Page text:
Op-Ed: Imagine What America Would Be Like if 95 Million Evangelicals Voted To Defend Life and Biblical Morality

“But I say unto you, that of every idle word that men shall speak, they shall give account thereof at the day of judgment.” — Matthew 12:36

The U.S. Census Bureau estimates the total U.S. population to be about 329,877,505 or, rounding up, 329.9 million. Of that number, well over 200 million are eligible to vote. In 2016, 26 percent of voters self-identified as “white evangelicals.”

According to George Barna, evangelical voter turnout in 2016 was about 61 percent, not much higher than overall voter turnout. Voter turnout dropped precipitously in 2018 to 50 percent.

Simple foresight could have predicted how the evangelical community in America would be faring today if Donald Trump had lost to Hillary Clinton in 2016 or if Republicans had failed to hold on to the Senate by a slim margin in 2018. We just knew it would be horrible.

The behavior of Democrats and the mainstream media before and since the 2016 election have been a harbinger of much worse to come should Donald Trump be defeated on Nov. 3. Today’s Democratic Party is far from the Democratic-Republican Party organized by Jefferson and Madison in the early 1790s to oppose Federalist Party rule.

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The Democratic majority in the House of Representatives has been infiltrated and taken over by Marxists. Their actions over the last four years have told us all we need to know about the future of evangelicalism and the welfare of our children. If Patrick Henry had “no way of judging the future but by the past,” neither do we.

The enormous fraud we are already seeing in early voting in the Nov. 3 election should serve as fair warning to the millions of evangelicals who sat out in 2016. Repeat that stunt on Nov. 3, and the fear that drove 61 percent of us to the polls in 2016 will be ours in spades after November. If you do not sit out the election, Donald Trump will win in a landslide, and God willing, we will have at least four more years to get our house in order.

Since 1917, Marxist tyranny has been responsible for (by many estimates) over 100 million deaths, in China, the Soviet Union, Ukraine, North Korea, Cambodia, Ethiopia, Vietnam, Eastern Europe and Latin America.

If you are among the evangelicals who failed to vote in 2016 and 2018, I would like to propose that voting is more a sacred duty than a civic one. If “men will account for every idle word they have spoken on the day of judgment,” is it reasonable to assume they will not account for every vote and non-vote?

Do you think evangelicals will help re-elect President Trump in November?

Government in America is “we the people,” so how can the Christian citizen anticipate hearing, “Well done good and faithful servant. You have been faithful in little; I will make you ruler over much. Enter into the joy of your Lord” (Matthew 25:23) on that final day if he ignores his simplest, most basic duty?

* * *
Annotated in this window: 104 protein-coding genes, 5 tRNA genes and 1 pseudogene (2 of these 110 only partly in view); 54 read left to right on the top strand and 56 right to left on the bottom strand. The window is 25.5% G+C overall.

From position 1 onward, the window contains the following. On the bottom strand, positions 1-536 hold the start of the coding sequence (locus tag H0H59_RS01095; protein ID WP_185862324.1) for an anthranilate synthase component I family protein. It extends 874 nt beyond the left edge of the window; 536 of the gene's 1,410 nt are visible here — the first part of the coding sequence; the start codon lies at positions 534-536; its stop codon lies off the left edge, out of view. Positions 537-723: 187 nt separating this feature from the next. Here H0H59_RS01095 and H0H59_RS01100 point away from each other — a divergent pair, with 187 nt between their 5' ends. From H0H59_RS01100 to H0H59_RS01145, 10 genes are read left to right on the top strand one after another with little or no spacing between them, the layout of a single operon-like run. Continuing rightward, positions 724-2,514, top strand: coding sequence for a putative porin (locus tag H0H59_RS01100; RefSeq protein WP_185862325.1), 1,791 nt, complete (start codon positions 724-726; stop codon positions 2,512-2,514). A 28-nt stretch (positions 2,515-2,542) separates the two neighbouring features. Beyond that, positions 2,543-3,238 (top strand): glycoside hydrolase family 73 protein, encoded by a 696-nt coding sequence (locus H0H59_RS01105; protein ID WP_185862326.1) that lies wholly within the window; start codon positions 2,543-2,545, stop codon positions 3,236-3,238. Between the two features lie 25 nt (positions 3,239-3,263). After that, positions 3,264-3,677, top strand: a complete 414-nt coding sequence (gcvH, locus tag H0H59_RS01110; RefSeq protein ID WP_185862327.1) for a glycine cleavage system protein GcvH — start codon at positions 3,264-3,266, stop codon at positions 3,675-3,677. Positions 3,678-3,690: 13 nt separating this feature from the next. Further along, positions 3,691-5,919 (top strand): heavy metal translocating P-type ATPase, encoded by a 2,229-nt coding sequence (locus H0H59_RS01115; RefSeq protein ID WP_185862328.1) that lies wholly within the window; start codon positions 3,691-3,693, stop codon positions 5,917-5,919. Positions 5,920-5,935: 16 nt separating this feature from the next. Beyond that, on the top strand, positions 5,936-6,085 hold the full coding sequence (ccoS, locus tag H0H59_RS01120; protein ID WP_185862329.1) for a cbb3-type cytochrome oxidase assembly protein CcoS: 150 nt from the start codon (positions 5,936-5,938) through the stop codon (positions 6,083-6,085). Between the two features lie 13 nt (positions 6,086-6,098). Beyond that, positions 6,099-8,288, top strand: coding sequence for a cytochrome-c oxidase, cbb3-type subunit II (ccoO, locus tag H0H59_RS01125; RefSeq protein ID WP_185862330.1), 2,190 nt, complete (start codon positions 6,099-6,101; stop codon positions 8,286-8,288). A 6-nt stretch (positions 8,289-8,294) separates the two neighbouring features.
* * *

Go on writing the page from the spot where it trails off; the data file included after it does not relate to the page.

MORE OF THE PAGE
“For God shall bring every work into judgment, with every secret thing, whether it be good or whether it be evil.” To assume otherwise requires a darkened mind. (Ecclesiastes 12:14)

Moreover, does Paul’s exhortation, “And whatever you do, in word or deed, do everything in the name of the Lord Jesus, giving thanks to God the Father through him,” (Colossians 3:17) not apply to Christian citizenship? Does the Church’s identity as “the salt of the earth” not encompass stewardship of one’s temporal sojourn?

Imagine what living in America might be like today if 95 million evangelicals fulfilled their sacred duty to vote in defense of life and biblical morality. Can we honestly claim to be “pro-life,” “pro-traditional marriage,” “pro-male and female,” or pro-Constitution if we do not vote or vote amiss?

Would America be in the mess it is today if 95 million evangelicals took their sacred duty seriously? Who then is ultimately responsible for “abortion on demand,” mainstreaming of “same-sex” unions and other crimes against nature committed in America today?

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And what about pastors? I hear many of my colleagues suggest they do not want to alienate Democratic voters in the pew. But what about alienating God?

Do pastors not have a sacred duty to preach the entirety of God’s counsel? Does God’s wisdom not apply to the way we discharge our sacred duty? Does “the whole counsel of God” not encompass how we vote?

If millions of evangelicals do not vote or vote amiss, who then is responsible for putting “the children of disobedience” into positions of authority? The answers to these and other compelling questions are and ought to be obvious.

The views expressed in this opinion article are those of their author and are not necessarily either shared or endorsed by the owners of this website. If you are interested in contributing an Op-Ed to The Western Journal, you can learn about our submission guidelines and process here.

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The Rev. William Cook is the founder and CEO of America’s Black Robe Regiment and co-chairman of the Virginia Watchmen Council.